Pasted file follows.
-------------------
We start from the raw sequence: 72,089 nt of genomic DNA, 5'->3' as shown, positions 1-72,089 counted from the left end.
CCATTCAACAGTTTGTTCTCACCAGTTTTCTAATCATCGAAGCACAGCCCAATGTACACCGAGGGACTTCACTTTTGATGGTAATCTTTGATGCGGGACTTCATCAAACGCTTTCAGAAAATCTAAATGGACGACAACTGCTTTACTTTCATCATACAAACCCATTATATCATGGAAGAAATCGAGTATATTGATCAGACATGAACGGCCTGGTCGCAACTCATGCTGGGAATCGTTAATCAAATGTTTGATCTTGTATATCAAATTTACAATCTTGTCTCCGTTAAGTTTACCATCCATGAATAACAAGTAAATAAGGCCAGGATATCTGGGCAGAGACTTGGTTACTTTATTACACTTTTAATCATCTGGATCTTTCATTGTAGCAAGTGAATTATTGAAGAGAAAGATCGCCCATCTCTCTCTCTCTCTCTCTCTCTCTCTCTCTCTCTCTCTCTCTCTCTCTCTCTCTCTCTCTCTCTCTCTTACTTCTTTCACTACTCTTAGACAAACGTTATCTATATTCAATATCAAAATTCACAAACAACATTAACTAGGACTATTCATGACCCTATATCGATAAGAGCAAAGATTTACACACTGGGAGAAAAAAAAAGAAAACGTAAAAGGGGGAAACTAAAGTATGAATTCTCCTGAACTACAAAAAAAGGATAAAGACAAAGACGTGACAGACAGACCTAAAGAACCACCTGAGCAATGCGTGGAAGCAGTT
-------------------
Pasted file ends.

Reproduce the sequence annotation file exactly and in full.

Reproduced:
We start from the raw sequence: 72,089 nt of genomic DNA, 5'->3' as shown, positions 1-72,089 counted from the left end.
CCATTCAACAGTTTGTTCTCACCAGTTTTCTAATCATCGAAGCACAGCCCAATGTACACCGAGGGACTTCACTTTTGATGGTAATCTTTGATGCGGGACTTCATCAAACGCTTTCAGAAAATCTAAATGGACGACAACTGCTTTACTTTCATCATACAAACCCATTATATCATGGAAGAAATCGAGTATATTGATCAGACATGAACGGCCTGGTCGCAACTCATGCTGGGAATCGTTAATCAAATGTTTGATCTTGTATATCAAATTTACAATCTTGTCTCCGTTAAGTTTACCATCCATGAATAACAAGTAAATAAGGCCAGGATATCTGGGCAGAGACTTGGTTACTTTATTACACTTTTAATCATCTGGATCTTTCATTGTAGCAAGTGAATTATTGAAGAGAAAGATCGCCCATCTCTCTCTCTCTCTCTCTCTCTCTCTCTCTCTCTCTCTCTCTCTCTCTCTCTCTCTCTCTCTCTCTCTTACTTCTTTCACTACTCTTAGACAAACGTTATCTATATTCAATATCAAAATTCACAAACAACATTAACTAGGACTATTCATGACCCTATATCGATAAGAGCAAAGATTTACACACTGGGAGAAAAAAAAAGAAAACGTAAAAGGGGGAAACTAAAGTATGAATTCTCCTGAACTACAAAAAAAGGATAAAGACAAAGACGTGACAGACAGACCTAAAGAACCACCTGAGCAATGCGTGGAAGCAGTT